Missouri Attorney General Unloads on Backpage.com

St. LOUIS (CN) – Missouri’s attorney general Tuesday asked a federal judge to dismiss Backpage.com’s “frivolous” constitutional lawsuit, saying “compelling evidence” shows that Backpage creates and controls ads “for the sexual exploitation and rape of human-trafficking victims, including minors.”

“Federal law does not protect this abhorrent conduct. Backpage’s complaint is frivolous,” Attorney General Joshua Hawley says in the motion.

Hawley began investigating Backpage in May. It responded with a lawsuit in July, claiming the investigation violated its First Amendment rights, and that his demands for more than seven years of records constituted unreasonable search and seizure.

“That lawsuit is meritless,” Hawley said at a news conference Tuesday. “It is a shameless attempt to stop our investigation and keep my office and the people of Missouri from getting the truth about Backpage.”

Liz McDougall, general counsel for Backpage.com, told Courthouse News the company does not comment on pending litigation.

Hawley’s 34-page motion, part of almost 400 pages of evidence submitted to the court Tuesday, states that substantial and compelling evidence shows a direct link between Backpage and the sex industry.

The motion cites a U.S. Senate subcommittee’s finding that “Backpage is involved in 73 percent of all child trafficking reports that the National Center for Missing and Exploited Children (NCMEC) receives from the general public.”

Backpage claimed in its lawsuit that Section 230 of the Communications Decency Act of 1996 prohibits state-law civil or criminal claims against internet websites and publishers based on content created by third parties.

“Considered the most important law in the country protecting free speech online and fostering development of the Internet unfettered by government interference or regulation (as Congress expressly intended), Section 230 has been applied in over 300 cases to hold websites immune and state laws preempted,” the lawsuit states.

Hawley dismissed that argument out of hand.

“Federal law does not protect illegal trafficking activities,” he said at the news conference. “The First Amendment does not protect illegal trafficking activities. It does not protect websites that solicit illegal ads. It does not protect people who create those ads and seek to profit from them and the evidence that we have put on the record today suggests that Backpage has done all of the above.”

In fact, on the very day that Backpage sued Hawley, July 11, “The Washington Post published a stunning exposé concluding that Backpage does in fact create and control the content of human-trafficking ads on its website, and that Backpage’s attorneys have deceived federal courts on this issue for years,” Hawley, a Republican, says in the complaint.

During the news conference, provided a phone recording of what Hawley claims is a conversation between a contractor working for Backpage in the Philippines and a sex worker being recruited to advertise services for free on Backpage.

Hawley’s motion cites a Senate Permanent Subcommittee on Investigations report released on Jan. 9 that he says shows Backpage’s direct involvement in creating sex ads.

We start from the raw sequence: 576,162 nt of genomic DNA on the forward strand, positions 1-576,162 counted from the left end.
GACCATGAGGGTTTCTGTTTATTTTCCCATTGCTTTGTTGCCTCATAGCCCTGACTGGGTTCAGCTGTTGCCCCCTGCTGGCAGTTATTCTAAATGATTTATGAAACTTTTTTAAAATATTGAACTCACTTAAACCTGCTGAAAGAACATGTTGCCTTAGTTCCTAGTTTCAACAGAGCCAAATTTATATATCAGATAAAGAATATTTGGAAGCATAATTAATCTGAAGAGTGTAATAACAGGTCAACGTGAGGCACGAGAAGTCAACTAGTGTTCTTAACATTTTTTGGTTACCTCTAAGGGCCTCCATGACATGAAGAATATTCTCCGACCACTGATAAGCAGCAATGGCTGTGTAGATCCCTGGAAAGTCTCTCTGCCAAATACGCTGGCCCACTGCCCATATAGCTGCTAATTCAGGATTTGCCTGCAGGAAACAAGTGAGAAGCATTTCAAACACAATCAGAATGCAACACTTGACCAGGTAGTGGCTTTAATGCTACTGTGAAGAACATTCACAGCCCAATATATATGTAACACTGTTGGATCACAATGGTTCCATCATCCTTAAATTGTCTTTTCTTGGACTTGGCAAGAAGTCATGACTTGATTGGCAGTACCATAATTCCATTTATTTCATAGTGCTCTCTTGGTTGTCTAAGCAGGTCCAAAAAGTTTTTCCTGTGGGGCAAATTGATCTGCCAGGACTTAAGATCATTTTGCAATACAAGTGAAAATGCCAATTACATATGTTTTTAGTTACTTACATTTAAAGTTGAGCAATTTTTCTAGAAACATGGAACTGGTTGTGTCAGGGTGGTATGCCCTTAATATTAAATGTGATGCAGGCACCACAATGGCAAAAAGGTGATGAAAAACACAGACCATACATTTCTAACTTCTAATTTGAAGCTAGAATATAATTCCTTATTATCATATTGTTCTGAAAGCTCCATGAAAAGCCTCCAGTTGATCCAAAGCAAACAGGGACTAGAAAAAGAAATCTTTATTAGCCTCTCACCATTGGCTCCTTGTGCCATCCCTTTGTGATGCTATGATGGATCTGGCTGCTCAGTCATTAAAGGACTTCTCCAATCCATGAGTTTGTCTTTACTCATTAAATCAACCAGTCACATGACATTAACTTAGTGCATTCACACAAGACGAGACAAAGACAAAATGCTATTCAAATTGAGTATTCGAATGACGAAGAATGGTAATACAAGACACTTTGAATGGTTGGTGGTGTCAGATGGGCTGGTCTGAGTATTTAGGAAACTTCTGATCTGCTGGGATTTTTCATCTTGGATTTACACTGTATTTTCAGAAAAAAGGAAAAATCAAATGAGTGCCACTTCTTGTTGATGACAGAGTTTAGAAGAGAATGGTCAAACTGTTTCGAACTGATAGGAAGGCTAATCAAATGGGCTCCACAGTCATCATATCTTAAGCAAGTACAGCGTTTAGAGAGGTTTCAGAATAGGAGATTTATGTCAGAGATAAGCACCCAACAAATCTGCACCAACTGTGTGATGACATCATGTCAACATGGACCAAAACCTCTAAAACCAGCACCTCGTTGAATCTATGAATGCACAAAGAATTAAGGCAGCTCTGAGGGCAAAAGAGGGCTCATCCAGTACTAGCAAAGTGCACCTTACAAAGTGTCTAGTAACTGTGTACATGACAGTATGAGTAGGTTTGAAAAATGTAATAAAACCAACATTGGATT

“The Report describes how Backpage implemented a sophisticated and wide-ranging system by which the company (1) identified posts involving patently illegal commercial sex, including sexual exploitation of minors; (2) revised the content of those posts to avoid attention from law enforcement, but without preventing potential buyers from realizing that the posts involve illegal commercial sex; and then (3) re-posted the advertisements on Backpage’s website rather than blocking them or contacting law enforcement,” the motion states. “The search terms used by Backpage to identify and scrub posts for this process highlight the depraved nature of the ‘services’ that Backpage actively concealed, including numerous buzzwords associated with sex trafficking of minors.”

The motion states that starting in 2010, Backpage automatically deleted words including “Lolita,” “teenage,” “rape,” “young,” “little girl,” “teen,” “fresh,” “innocent,” “school girl,” and “Amber Alert” — and published the edited versions of the ads on its website.

“Rather than reporting this criminal activity to law enforcement, Backpage took steps to conceal the posts’ illegality and then published them, earning tens of millions of dollars in the process,” the motion states.

“It is time for Backpage to stop stonewalling and come forward with the truth, because I can promise you I’m not going to stop until I get it,” Hawley told reporters.

He asked the court to dismiss Backpage’s lawsuit with prejudice.

Also Tuesday, a bipartisan group of senators, including Missouri Democrat Claire McCaskill, introduced legislation in Washington that would hold websites such as Backpage liable criminally, to ensure justice for sex trafficking victims.

The bill states that materials gathered during a two-year investigation into Backpage found that Backpage knowingly facilitated criminal sex trafficking of vulnerable women and girls and covered up evidence of these crimes to increase its own profits, McCaskill said on her official website.

“I’m hopeful that the prosecutors that have criminal jurisdiction will be anxious to get this information and use it accordingly on any cases where they think someone in their jurisdiction has been victimized,” McCaskill told reporters.

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